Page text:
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Why cooperation is not running away.

08:00 EDT 12th July 2019 | BioPortfolio

Summary of "Why cooperation is not running away."

A growing number of experimental and theoretical studies show the importance of partner choice as a mechanism to promote the evolution of cooperation, especially in humans. In this paper, we focus on the question of the precise quantitative level of cooperation that should evolve under this mechanism. When individuals compete to be chosen by others, their level of investment in cooperation evolves towards higher values, a process called competitive altruism, or runaway cooperation. Using a classic adaptive dynamics model, we first show that, when the cost of changing partner is low, this runaway process can lead to a profitless escalation of cooperation. In the extreme, when partner choice is entirely frictionless, cooperation even increases up to a level where its cost entirely cancels out its benefit. That is, at evolutionary equilibrium, individuals gain the same payoff than if they had not cooperated at all. Second, importing models from matching theory in economics we, however, show that, when individuals can plastically modulate their choosiness in function of their own cooperation level, partner choice stops being a runaway competition to outbid others, and becomes a competition to form the most optimal partnerships. In this case, when the cost of changing partner tends toward zero, partner choice leads to the evolution of the socially optimum level of cooperation. This last result could explain the observation that human cooperation seems to be often constrained by considerations of social efficiency. This article is protected by copyright. All rights reserved.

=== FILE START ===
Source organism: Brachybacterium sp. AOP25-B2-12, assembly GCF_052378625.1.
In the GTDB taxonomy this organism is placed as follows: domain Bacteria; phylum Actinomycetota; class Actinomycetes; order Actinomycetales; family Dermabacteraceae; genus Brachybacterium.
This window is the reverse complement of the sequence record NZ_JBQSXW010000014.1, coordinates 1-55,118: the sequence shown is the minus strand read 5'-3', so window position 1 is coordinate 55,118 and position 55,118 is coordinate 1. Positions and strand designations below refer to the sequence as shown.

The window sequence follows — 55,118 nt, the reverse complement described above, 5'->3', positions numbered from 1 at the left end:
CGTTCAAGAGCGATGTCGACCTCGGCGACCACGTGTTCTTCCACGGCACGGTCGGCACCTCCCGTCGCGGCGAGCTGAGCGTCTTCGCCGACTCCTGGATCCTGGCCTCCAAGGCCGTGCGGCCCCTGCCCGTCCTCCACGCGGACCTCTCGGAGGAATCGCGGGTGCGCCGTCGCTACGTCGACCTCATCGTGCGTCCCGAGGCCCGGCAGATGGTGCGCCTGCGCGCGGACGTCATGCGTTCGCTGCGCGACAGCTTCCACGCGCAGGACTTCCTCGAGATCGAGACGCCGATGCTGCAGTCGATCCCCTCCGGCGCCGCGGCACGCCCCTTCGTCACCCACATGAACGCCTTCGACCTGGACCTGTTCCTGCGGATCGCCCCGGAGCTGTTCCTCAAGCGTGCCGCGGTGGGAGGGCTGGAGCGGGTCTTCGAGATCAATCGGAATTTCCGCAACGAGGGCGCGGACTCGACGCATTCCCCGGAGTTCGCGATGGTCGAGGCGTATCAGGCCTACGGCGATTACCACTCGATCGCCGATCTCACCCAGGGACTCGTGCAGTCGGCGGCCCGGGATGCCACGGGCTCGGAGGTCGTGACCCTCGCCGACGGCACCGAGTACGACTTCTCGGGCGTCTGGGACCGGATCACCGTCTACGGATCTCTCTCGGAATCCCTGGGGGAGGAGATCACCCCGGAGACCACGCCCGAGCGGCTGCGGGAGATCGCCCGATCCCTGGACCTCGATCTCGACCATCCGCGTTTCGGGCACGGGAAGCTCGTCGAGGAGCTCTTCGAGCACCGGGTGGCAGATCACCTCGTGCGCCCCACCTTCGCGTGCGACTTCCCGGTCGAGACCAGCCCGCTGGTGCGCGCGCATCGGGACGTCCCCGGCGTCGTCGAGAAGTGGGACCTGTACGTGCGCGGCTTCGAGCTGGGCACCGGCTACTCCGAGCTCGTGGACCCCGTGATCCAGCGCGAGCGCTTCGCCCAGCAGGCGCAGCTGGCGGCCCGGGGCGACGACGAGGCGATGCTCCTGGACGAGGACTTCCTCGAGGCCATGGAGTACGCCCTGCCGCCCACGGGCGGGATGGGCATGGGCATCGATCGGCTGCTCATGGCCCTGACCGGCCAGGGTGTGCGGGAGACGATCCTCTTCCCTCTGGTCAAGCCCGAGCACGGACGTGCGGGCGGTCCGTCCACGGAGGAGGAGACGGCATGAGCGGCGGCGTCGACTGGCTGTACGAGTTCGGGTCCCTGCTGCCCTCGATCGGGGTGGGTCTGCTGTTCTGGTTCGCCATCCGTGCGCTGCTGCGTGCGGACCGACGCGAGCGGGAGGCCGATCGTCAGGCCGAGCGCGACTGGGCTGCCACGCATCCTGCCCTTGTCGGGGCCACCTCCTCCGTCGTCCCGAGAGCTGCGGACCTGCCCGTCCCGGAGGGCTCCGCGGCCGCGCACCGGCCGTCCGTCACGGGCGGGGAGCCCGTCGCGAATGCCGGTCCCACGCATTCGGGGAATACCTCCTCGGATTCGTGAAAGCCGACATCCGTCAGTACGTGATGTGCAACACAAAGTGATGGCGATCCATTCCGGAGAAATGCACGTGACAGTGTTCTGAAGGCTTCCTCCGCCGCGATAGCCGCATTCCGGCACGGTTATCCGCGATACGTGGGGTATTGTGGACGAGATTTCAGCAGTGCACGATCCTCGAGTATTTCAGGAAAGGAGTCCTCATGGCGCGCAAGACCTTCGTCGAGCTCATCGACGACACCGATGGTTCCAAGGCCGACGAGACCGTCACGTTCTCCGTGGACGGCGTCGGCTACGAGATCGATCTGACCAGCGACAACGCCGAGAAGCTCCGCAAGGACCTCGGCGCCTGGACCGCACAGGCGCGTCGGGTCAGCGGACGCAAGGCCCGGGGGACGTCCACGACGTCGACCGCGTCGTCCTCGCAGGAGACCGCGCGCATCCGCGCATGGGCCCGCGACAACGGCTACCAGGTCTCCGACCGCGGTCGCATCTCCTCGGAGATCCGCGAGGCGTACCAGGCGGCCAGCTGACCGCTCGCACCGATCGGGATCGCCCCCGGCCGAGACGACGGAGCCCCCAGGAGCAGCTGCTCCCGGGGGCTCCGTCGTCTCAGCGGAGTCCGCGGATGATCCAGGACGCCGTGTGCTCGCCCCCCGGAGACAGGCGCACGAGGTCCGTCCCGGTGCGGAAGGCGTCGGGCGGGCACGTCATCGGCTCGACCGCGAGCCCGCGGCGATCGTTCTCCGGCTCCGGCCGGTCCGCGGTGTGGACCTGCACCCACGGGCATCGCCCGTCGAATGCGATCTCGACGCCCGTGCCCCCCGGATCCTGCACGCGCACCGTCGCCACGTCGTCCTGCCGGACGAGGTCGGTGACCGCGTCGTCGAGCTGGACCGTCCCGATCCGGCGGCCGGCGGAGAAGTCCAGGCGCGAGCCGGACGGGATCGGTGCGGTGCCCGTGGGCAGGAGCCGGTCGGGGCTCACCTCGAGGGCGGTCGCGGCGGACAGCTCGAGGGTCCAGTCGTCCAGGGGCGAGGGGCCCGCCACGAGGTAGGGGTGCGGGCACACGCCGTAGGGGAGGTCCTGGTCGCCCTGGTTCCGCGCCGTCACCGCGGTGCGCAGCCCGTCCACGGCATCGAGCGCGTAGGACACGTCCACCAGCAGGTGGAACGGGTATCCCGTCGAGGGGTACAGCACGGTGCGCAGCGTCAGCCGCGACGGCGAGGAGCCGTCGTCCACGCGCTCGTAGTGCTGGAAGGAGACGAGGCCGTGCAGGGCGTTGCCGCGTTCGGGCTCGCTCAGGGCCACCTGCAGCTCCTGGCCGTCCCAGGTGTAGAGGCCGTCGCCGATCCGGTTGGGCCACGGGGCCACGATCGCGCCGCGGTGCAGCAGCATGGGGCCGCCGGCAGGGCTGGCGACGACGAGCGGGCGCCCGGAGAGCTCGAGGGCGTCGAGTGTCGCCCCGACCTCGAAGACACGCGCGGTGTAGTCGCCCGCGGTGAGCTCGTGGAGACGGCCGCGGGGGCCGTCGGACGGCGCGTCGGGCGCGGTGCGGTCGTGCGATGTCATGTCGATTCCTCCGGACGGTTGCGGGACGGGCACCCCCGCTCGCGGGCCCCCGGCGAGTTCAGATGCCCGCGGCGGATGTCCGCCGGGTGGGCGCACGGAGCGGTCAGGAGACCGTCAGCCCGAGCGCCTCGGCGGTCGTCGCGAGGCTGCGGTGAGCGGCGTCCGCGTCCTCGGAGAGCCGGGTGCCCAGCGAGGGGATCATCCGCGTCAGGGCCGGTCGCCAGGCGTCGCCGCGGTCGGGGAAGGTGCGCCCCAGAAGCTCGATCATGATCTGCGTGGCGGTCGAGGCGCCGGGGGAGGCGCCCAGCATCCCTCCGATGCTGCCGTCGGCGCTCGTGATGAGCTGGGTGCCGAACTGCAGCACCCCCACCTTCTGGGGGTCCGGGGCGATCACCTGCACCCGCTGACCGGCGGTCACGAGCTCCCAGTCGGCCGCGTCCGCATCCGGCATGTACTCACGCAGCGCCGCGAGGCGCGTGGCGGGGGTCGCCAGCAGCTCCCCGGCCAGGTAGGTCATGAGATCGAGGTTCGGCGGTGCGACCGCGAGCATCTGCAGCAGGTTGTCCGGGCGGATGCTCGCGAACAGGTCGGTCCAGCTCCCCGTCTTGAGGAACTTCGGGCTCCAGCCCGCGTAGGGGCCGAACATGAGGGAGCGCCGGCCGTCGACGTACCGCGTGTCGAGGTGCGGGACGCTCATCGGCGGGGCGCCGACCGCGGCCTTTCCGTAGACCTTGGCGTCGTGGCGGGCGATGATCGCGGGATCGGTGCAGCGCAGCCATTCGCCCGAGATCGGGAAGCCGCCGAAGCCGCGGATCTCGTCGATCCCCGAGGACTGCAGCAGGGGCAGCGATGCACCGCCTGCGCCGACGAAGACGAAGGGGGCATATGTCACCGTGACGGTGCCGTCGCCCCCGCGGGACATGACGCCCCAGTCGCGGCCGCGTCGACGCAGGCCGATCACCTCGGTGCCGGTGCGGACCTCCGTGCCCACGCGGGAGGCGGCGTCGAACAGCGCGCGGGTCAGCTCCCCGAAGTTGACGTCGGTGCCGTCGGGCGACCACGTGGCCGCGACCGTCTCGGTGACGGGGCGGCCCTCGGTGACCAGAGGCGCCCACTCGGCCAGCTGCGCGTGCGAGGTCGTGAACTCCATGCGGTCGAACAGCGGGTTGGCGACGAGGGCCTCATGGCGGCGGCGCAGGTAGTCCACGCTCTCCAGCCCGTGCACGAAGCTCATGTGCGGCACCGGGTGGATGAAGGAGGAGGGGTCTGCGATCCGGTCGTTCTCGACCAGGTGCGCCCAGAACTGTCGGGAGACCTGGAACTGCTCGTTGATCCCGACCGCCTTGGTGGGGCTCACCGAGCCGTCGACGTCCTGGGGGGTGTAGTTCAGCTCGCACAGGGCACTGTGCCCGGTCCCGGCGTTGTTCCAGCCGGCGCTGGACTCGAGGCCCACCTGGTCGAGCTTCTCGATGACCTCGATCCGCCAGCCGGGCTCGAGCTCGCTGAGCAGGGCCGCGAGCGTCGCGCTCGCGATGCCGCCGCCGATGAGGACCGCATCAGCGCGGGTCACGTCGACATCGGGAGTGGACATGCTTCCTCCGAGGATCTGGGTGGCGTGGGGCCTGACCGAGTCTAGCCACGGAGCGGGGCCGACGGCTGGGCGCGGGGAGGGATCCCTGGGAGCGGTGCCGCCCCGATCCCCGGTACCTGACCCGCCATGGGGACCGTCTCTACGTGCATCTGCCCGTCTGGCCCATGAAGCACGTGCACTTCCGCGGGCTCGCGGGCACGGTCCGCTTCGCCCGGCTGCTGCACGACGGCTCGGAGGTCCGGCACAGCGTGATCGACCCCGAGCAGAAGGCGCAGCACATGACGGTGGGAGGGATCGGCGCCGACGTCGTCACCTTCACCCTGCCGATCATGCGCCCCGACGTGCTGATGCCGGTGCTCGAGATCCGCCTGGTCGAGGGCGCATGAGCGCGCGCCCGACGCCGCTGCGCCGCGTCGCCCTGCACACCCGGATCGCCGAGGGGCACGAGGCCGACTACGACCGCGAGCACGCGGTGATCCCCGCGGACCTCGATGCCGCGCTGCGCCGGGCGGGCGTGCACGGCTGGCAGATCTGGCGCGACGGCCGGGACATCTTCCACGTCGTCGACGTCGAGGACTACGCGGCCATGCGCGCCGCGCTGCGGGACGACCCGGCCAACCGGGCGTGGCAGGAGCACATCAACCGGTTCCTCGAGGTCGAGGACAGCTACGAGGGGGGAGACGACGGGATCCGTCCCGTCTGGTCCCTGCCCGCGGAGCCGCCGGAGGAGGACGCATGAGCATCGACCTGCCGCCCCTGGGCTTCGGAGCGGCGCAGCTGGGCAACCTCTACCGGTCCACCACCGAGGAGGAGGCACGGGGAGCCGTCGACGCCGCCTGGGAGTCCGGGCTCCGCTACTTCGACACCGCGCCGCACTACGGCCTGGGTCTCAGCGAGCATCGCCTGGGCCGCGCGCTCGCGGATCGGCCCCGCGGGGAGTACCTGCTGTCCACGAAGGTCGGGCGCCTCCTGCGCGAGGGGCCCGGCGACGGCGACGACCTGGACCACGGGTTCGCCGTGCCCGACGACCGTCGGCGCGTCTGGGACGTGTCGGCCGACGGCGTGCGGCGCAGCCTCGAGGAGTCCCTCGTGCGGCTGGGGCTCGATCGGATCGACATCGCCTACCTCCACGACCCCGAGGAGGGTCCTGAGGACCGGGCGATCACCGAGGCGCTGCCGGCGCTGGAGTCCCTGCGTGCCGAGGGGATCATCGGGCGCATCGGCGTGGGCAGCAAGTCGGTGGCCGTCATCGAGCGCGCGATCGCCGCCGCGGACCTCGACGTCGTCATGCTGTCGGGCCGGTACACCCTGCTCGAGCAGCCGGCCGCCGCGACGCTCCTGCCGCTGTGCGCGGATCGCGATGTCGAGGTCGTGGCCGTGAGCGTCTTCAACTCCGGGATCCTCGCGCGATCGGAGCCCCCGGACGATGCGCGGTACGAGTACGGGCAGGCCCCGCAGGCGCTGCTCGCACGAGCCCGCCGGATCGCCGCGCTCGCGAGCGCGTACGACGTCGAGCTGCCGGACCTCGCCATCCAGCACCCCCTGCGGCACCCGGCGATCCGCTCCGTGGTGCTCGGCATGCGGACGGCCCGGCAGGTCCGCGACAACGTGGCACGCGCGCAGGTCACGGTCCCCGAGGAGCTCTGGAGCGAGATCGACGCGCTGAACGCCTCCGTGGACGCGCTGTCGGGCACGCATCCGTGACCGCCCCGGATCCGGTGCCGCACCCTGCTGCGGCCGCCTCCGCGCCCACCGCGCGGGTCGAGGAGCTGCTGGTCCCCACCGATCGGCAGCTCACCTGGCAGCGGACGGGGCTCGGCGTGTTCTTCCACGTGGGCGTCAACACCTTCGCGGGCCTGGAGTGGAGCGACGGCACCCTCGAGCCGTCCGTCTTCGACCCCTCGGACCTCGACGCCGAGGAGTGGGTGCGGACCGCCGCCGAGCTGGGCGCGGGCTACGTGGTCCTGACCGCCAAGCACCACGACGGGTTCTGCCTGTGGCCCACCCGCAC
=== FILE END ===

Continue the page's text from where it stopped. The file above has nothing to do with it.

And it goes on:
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This article was published in the following journal.

Name: Journal of evolutionary biology
ISSN: 1420-9101
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